Now, back to consideration. Consideration is the money due under the terms of the contract so in this case ,it’s the rent for the office. If no contract has been formed, no rent is due and the office provider cannot charge you for it.

I note that the office provider is trying to retain your deposit from the old office to cover what they say is due for the new office. In my opinion, they have no legal right to do this. The two contracts are two entirely separate issues so the office provider should refund your deposit when you move out of your old office (subject of course to you vacating on time and there being no damage to it).

If they do not repay your deposit voluntarily, you may have to threaten them with legal action to recover it. This should be a very straightforward claim and I can’t, for one minute, imagine they would want to defend it.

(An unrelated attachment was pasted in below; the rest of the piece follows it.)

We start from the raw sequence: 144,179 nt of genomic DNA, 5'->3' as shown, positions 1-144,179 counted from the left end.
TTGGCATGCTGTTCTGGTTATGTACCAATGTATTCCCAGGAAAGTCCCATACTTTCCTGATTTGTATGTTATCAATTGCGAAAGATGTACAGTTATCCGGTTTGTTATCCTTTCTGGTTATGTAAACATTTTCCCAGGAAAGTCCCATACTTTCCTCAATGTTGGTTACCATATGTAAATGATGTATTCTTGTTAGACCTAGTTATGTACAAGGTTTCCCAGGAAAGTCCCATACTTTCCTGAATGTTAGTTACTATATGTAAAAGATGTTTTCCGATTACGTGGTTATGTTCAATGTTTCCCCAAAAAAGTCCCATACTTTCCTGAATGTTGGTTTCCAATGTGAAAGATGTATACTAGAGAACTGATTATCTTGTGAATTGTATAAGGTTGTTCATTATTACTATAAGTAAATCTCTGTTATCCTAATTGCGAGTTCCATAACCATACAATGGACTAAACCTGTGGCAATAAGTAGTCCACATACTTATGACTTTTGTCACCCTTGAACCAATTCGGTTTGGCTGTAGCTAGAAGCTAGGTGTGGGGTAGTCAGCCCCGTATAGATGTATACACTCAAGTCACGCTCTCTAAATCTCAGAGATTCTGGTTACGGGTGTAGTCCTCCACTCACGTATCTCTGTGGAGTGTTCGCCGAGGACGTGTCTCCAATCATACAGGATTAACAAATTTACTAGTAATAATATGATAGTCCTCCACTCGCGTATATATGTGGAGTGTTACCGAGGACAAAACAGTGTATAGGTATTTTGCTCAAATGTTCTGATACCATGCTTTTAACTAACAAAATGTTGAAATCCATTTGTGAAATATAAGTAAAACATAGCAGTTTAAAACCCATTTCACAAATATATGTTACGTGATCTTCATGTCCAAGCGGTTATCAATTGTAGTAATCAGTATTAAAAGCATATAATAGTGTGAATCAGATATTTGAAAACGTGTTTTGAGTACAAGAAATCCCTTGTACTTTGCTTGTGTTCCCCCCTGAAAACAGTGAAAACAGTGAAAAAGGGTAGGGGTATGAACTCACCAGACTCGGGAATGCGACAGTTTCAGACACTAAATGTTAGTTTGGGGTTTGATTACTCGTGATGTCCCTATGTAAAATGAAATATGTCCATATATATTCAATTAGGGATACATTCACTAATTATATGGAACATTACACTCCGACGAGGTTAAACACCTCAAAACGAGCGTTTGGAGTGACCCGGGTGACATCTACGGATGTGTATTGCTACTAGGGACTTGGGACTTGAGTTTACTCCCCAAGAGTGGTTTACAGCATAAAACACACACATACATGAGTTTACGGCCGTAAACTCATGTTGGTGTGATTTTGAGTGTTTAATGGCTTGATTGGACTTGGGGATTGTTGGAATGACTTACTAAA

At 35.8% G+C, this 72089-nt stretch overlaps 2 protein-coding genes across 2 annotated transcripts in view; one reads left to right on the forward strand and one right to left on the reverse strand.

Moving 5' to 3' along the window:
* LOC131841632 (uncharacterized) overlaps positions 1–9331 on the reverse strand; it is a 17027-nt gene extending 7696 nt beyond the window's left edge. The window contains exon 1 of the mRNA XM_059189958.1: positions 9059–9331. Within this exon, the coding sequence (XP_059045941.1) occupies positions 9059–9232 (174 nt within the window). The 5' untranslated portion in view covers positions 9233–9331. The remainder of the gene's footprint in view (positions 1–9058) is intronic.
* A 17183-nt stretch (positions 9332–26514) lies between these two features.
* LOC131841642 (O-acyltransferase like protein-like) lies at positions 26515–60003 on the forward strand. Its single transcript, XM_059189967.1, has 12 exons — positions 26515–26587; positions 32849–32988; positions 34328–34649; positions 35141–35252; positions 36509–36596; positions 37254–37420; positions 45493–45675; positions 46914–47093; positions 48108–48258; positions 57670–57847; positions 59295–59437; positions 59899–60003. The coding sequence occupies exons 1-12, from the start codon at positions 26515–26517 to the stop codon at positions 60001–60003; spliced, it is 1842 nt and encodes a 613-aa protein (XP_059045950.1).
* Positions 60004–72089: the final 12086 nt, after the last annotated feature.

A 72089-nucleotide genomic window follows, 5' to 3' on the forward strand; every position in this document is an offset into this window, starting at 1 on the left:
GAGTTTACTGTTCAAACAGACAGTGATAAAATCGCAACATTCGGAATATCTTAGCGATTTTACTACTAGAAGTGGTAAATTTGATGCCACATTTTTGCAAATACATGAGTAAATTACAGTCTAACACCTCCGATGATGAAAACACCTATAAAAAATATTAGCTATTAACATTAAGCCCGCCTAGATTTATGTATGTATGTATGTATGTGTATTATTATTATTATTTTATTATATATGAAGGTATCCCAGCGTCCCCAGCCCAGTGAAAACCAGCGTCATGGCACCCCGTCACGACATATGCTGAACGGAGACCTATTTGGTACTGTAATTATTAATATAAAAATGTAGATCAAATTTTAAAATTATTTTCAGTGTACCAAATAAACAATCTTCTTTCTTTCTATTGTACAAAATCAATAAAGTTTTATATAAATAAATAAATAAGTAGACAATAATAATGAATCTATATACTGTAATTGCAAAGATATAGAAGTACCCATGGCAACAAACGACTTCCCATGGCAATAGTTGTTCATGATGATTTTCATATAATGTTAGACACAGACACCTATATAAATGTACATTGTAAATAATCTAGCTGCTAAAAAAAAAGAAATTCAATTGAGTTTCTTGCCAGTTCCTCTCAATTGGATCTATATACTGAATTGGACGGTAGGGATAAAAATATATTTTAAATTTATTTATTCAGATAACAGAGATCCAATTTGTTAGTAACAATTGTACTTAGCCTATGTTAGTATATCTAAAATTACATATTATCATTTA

I hope that you’re able to resolve this situation but if you have any further questions, please feel free to email me again.

Sign up to our newsletter to get the latest from Business Advice.


 
TAGS:

ABOUT THE EXPERT

David Walker is the founder of Grid Law, a firm which first targeted the motorsport industry – advising on sponsorship deals, new contracts and building of personal brands. He has now expanded his remit to include entrepreneurs, aiding with contract law, dispute resolution and protecting and defending intellectual property rights.

Q&A

If you’ve found the article above useful, but have a more detailed and bespoke question, then please feel free to submit a query to our expert. We at Business Advice will get in contact with them on your behalf and arrange for a personalised response. These questions and answers will then be collated on the site for any other readers who have similar queries.

Ask a question

Procurement